Family Issues w/Your Man

Who’s Money is Who’s?

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Photo by Artem Beliaikin on Pexels.com

At first glance you may notice this post instantly has the same ring to it as my post “His House or Our House?” about who’s house you’re living in is which you can read here if you haven’t already. You’d be right. The most important thing to remember in a relationship that escalates to living together married or not is that once you dedicate to living in the same home, you are dedicating to family. If you can’t dedicate to family, family ideas, family planning or family centric values then you should NOT make the leap to living together or even stay in a long term relationship. In fact, every relationship you involve yourself in you should be honest from the first day you go on a date. I want a family or I do not want a family. If you want a family at any point in time you must enter EVERY relationship as a family oriented person, otherwise your relationships will fail. You don’t have to have kids right this second but you need to be open and honest and realize most women are not in the habit of waiting around decades for men to grow up and finally be family centric.

When it comes to the family finances remember it’s not yours, mine and ours. It’s always OURS. Your money is your families money, and therefore you are not being a good family member by withholding it from your family. A family must thrive on trust. If you feel you cannot trust your partner with money and need to hide it, or take it away, withhold it, or have separate accounts so the other can’t get the money then you have a serious problem. It’s one thing to be the adults and not let children have access to the money because they are not responsible enough to use it wisely, but if the adults must hide money from each other then aren’t they really the children here?

It is a huge misconception by people that not having children or not being married negates a man’s responsibilities and means they don’t yet have a family. Family is what you make of it and consists of people you hold dear and love. A man or woman should not view each other as just “that other person I have sex with and hang out with when I have time to.” If you are not going act as family it is probably just best to date but not commit to anyone. It is best not to live together. Even if you do not live together it doesn’t get you out of your responsibility to take care of each other. You cannot really be honest and say you truly love a person if you are unwilling to share your income with them.

If you live with a person you feel you have to hide money from because they are irresponsible and won’t pay bills, or will take it and buy things they don’t need like drugs or alcohol, then you need to consider the better alternative which is leave the relationship for a person who is trustworthy. You cannot keep hiding from your own mate to keep the peace. It is better to end the relationship than to constantly have to fight off your irresponsible mate.

So what if we both want to have a family budget but also our own money? Ok then my suggestion is that you take ALL the income of the family and pool it together. You should NOT let so and so have more extra cash because he or she brings in more money than the other. Make a monthly budget to allot money for the bills and needs of the family. Then assign any funds to things such as savings for vacations, education or whatever your personal goals are with the pooled money. Make a categorical discernment between needs and extras, this way if you can’t reach every goal each month you can at least hopefully make the needs goals and not worry so much about extras. Set actual dollar values to these. For example allot $100 each month to your vacation fund, categorized as extras. For bills which fluctuate set the minimum set aside to the higher end of the bill. Example the water bill is anywhere between $40-$75. The water bill is a need to pay. So set the minimum set aside which should be untouchable, to $75 per month. You should never trade your needs for your wants, no matter how hard it is sometimes.  Always make sure to assign which bills will be paid from which paychecks as sometimes you may have to save this months last paycheck to pay next months rent. Once you have made that monthly budget for the year, you have your monthly guide. So once ALL bills and goals are met, then take whatever is left over that month, and split it in half. Now each adult has their own personal cash to do whatever they want with free and clear of worry about bills and goals being met. This is a proven method and I believe every family should have a budget every month.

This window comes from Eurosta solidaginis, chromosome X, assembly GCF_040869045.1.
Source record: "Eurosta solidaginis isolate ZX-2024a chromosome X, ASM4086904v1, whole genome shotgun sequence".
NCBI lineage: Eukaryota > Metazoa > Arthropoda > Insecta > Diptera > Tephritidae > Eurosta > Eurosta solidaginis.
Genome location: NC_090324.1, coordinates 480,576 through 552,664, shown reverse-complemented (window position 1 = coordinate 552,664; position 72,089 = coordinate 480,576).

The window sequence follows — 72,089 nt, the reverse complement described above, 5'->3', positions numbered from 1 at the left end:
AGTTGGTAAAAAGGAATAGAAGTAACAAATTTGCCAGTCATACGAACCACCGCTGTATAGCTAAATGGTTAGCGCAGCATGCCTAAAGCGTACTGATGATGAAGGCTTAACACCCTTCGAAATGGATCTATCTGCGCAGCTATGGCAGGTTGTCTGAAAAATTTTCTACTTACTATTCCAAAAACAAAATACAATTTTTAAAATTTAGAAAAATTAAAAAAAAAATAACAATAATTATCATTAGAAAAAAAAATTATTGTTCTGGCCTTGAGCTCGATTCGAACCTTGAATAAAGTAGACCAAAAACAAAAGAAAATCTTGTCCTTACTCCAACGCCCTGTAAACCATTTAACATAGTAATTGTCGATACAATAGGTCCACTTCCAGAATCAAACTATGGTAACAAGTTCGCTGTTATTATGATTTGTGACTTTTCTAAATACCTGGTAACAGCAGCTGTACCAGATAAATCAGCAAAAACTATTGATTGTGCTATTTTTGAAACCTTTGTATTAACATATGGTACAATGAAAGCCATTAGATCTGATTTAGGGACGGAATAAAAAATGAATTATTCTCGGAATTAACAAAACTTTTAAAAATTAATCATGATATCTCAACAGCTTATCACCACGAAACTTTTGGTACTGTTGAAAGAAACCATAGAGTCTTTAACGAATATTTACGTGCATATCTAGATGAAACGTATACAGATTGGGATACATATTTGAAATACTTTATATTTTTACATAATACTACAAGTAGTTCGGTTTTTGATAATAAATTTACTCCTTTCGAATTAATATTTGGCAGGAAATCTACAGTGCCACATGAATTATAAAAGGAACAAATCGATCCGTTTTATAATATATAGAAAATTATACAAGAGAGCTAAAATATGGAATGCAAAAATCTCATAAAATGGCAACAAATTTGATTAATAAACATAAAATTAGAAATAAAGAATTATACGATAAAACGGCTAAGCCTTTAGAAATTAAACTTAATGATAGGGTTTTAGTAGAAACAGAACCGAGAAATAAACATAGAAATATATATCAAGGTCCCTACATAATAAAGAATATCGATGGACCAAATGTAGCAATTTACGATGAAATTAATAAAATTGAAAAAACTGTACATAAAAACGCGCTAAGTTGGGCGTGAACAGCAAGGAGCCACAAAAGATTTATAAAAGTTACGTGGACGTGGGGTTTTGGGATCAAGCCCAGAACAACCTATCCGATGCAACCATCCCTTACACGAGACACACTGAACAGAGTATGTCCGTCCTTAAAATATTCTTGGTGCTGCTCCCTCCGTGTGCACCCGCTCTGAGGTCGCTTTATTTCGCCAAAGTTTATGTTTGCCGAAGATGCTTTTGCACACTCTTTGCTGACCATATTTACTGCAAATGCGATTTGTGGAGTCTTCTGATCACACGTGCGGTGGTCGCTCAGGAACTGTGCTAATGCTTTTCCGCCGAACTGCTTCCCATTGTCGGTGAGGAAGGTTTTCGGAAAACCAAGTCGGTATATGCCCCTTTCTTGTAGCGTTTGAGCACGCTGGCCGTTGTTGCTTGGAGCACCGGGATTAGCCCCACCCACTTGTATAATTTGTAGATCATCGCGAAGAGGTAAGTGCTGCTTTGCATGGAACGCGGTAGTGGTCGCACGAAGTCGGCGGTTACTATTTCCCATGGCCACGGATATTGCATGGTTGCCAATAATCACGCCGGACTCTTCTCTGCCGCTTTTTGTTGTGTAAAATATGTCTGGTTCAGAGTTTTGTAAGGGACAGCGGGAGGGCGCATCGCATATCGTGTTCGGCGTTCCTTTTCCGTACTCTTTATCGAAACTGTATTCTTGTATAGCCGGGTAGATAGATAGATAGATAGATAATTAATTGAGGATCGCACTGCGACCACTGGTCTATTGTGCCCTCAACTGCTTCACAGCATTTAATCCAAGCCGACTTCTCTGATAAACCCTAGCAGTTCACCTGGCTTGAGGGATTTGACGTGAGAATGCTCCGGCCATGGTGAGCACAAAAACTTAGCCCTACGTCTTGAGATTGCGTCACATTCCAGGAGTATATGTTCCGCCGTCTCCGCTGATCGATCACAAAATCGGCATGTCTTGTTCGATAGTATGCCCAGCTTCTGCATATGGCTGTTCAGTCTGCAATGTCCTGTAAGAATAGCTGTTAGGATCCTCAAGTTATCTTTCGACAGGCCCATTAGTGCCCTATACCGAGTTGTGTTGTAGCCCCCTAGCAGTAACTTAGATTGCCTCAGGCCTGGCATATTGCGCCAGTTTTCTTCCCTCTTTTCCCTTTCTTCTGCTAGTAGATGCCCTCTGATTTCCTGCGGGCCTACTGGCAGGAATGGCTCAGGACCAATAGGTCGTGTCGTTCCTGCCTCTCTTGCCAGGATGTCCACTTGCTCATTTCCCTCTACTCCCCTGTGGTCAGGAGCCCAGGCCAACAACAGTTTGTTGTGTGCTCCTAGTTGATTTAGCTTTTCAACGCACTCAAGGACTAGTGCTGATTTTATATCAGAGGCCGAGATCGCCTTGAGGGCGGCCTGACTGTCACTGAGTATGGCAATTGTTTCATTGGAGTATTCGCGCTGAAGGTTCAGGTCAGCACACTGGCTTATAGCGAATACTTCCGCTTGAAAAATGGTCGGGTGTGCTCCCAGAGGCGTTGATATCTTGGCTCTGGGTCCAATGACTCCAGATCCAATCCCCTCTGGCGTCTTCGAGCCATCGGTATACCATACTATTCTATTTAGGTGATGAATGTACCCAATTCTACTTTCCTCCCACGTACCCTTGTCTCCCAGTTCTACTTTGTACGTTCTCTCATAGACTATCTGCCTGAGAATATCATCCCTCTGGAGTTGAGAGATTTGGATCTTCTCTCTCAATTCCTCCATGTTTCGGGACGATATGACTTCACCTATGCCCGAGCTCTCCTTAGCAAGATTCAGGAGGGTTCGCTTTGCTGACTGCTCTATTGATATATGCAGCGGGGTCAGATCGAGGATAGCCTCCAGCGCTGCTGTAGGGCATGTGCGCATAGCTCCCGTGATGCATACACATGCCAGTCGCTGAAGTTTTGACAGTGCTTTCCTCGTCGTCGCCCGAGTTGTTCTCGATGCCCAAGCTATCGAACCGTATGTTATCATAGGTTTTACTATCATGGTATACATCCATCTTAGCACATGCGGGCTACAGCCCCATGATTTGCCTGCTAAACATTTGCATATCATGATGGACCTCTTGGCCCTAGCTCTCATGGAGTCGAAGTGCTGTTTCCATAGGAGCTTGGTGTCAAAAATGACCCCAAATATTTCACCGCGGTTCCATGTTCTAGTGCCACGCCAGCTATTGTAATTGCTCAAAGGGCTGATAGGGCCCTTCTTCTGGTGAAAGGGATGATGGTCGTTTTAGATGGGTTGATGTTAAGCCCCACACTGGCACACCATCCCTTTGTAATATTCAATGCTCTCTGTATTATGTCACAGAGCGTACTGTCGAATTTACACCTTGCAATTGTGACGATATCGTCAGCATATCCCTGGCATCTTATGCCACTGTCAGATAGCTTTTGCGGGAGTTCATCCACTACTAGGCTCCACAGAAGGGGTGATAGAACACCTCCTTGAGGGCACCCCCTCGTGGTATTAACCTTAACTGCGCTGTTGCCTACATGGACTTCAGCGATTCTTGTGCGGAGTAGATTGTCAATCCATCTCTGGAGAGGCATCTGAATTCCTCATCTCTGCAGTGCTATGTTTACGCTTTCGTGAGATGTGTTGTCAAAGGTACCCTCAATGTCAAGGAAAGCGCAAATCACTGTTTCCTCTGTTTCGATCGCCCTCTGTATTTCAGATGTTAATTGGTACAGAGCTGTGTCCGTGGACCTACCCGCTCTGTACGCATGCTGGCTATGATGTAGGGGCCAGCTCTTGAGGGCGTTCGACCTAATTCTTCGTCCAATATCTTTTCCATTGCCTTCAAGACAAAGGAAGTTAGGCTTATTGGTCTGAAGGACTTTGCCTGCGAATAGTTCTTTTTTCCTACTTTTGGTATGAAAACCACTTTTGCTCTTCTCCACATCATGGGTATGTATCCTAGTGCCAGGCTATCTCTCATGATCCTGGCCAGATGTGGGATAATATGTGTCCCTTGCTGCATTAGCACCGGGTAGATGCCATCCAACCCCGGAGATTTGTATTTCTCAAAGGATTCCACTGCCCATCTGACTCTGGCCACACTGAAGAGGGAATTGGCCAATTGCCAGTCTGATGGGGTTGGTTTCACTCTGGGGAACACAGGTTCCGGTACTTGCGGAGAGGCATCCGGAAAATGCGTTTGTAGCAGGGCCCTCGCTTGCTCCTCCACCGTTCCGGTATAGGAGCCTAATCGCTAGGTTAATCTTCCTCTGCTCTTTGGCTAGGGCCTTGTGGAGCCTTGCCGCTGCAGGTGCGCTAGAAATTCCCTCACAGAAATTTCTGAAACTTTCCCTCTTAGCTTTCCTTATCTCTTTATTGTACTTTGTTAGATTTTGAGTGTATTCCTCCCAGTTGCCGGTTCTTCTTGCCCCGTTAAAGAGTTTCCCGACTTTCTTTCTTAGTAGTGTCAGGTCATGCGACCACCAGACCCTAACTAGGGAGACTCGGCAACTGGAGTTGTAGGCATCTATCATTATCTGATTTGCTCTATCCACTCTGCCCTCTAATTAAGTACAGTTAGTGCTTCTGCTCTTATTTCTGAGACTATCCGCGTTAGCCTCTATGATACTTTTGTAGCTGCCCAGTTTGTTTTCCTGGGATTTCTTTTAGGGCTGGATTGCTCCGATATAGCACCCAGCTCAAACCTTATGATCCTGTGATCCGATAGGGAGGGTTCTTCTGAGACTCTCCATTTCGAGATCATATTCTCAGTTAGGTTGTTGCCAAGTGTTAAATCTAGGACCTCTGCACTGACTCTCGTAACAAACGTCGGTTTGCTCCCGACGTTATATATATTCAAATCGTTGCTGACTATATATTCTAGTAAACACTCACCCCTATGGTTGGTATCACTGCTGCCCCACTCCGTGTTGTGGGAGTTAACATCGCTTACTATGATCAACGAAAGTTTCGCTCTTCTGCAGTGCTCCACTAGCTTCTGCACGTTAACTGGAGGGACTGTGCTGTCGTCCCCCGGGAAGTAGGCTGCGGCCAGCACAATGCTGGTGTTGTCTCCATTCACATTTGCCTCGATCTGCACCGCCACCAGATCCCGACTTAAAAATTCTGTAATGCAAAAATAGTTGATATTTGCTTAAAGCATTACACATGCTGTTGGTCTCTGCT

I have personally used this method before and was eventually complimented by my partner who did not want to do it but gave it a try. He found that he had way more money than he had before and was doing better because money was being allotted wisely. Yet he had more to spend on things he didn’t need because he followed a budget. It really does work. You may not need such an advanced budget yourself but for two people you really need something like this. Make sure your partner is actually physically following the plan, and that both people are either presenting physical cash or placing all funds into a joint account until goals are met and then only transfer money out to each partner when you have assessed all monthly goals are paid for. If that means you need to transfer some funds to a savings account go for it but pool money together first.

It’s important that both adults be equals. One partner shouldn’t have to pay half the bills “equally” adding up to 80% of their income while the other pays half the bills equal to only 20% of  their income, and then get to have 80% more personal cash than the other. It will cause resentment.

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